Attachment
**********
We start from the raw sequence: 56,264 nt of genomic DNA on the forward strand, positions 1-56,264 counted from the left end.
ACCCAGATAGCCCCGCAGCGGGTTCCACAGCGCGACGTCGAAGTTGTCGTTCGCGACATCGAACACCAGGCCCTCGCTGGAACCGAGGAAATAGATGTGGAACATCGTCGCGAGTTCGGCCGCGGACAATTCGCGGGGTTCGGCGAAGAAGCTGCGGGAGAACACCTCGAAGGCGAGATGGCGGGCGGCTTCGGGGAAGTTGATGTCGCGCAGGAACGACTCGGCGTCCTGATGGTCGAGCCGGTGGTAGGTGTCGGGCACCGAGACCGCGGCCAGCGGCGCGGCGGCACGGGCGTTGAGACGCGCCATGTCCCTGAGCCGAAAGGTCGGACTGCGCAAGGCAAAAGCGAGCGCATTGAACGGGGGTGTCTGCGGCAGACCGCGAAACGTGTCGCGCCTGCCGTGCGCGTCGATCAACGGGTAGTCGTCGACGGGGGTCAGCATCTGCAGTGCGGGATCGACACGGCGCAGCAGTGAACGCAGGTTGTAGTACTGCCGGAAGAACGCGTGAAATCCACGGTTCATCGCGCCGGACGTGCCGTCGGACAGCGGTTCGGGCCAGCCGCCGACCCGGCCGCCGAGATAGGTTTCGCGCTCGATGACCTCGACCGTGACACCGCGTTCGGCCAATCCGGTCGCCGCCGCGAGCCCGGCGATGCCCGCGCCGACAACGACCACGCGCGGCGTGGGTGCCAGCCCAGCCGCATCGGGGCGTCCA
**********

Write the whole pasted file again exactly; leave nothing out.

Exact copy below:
We start from the raw sequence: 56,264 nt of genomic DNA on the forward strand, positions 1-56,264 counted from the left end.
ACCCAGATAGCCCCGCAGCGGGTTCCACAGCGCGACGTCGAAGTTGTCGTTCGCGACATCGAACACCAGGCCCTCGCTGGAACCGAGGAAATAGATGTGGAACATCGTCGCGAGTTCGGCCGCGGACAATTCGCGGGGTTCGGCGAAGAAGCTGCGGGAGAACACCTCGAAGGCGAGATGGCGGGCGGCTTCGGGGAAGTTGATGTCGCGCAGGAACGACTCGGCGTCCTGATGGTCGAGCCGGTGGTAGGTGTCGGGCACCGAGACCGCGGCCAGCGGCGCGGCGGCACGGGCGTTGAGACGCGCCATGTCCCTGAGCCGAAAGGTCGGACTGCGCAAGGCAAAAGCGAGCGCATTGAACGGGGGTGTCTGCGGCAGACCGCGAAACGTGTCGCGCCTGCCGTGCGCGTCGATCAACGGGTAGTCGTCGACGGGGGTCAGCATCTGCAGTGCGGGATCGACACGGCGCAGCAGTGAACGCAGGTTGTAGTACTGCCGGAAGAACGCGTGAAATCCACGGTTCATCGCGCCGGACGTGCCGTCGGACAGCGGTTCGGGCCAGCCGCCGACCCGGCCGCCGAGATAGGTTTCGCGCTCGATGACCTCGACCGTGACACCGCGTTCGGCCAATCCGGTCGCCGCCGCGAGCCCGGCGATGCCCGCGCCGACAACGACCACGCGCGGCGTGGGTGCCAGCCCAGCCGCATCGGGGCGTCCA